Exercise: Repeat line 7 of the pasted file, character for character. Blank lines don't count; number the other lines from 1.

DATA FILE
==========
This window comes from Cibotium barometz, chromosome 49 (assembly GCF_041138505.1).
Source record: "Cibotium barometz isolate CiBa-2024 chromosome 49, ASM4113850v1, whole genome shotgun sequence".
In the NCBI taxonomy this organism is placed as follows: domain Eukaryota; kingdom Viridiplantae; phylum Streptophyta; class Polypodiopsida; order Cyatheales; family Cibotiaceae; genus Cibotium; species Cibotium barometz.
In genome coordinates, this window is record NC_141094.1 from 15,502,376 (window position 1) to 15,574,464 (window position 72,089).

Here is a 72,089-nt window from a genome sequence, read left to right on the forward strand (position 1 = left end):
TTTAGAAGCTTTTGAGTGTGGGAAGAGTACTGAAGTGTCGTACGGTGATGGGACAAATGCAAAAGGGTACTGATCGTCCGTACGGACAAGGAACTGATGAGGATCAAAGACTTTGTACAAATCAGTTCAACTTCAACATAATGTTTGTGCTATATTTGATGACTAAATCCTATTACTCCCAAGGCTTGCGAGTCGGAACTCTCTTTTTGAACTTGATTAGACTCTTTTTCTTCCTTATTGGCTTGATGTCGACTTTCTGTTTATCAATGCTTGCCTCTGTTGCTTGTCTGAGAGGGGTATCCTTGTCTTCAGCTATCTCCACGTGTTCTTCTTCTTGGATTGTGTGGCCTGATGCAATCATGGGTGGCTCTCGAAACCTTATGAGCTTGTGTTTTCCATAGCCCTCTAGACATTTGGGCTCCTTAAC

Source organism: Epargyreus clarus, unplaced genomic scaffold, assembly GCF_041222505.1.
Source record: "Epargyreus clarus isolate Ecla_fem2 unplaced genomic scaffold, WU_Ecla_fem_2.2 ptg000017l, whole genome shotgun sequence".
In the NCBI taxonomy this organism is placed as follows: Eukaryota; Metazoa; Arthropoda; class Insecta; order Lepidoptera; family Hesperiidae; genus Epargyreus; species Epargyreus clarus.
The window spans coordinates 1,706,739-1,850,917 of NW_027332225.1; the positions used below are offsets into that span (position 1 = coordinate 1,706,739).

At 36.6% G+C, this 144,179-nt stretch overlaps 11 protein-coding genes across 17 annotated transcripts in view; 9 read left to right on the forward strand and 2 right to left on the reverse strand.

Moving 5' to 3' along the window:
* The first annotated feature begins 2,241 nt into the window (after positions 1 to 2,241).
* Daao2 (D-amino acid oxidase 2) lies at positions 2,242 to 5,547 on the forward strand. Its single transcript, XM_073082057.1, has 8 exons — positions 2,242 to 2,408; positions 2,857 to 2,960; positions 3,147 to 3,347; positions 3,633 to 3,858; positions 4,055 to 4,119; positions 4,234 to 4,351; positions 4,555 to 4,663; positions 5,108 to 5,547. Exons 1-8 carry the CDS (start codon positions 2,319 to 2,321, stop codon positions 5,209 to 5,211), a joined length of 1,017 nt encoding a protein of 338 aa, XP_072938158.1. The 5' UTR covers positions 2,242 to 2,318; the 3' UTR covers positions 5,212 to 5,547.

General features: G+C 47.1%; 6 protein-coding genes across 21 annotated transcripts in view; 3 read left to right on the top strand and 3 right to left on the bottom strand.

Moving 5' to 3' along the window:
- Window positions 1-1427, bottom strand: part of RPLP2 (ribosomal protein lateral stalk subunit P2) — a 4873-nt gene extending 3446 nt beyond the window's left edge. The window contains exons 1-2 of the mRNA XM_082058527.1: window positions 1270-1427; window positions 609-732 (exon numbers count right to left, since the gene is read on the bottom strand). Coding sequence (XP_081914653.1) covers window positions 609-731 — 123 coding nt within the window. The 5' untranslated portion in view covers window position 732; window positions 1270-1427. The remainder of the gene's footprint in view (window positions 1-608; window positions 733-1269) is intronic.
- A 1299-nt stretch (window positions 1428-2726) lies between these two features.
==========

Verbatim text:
Source organism: Epargyreus clarus, unplaced genomic scaffold, assembly GCF_041222505.1.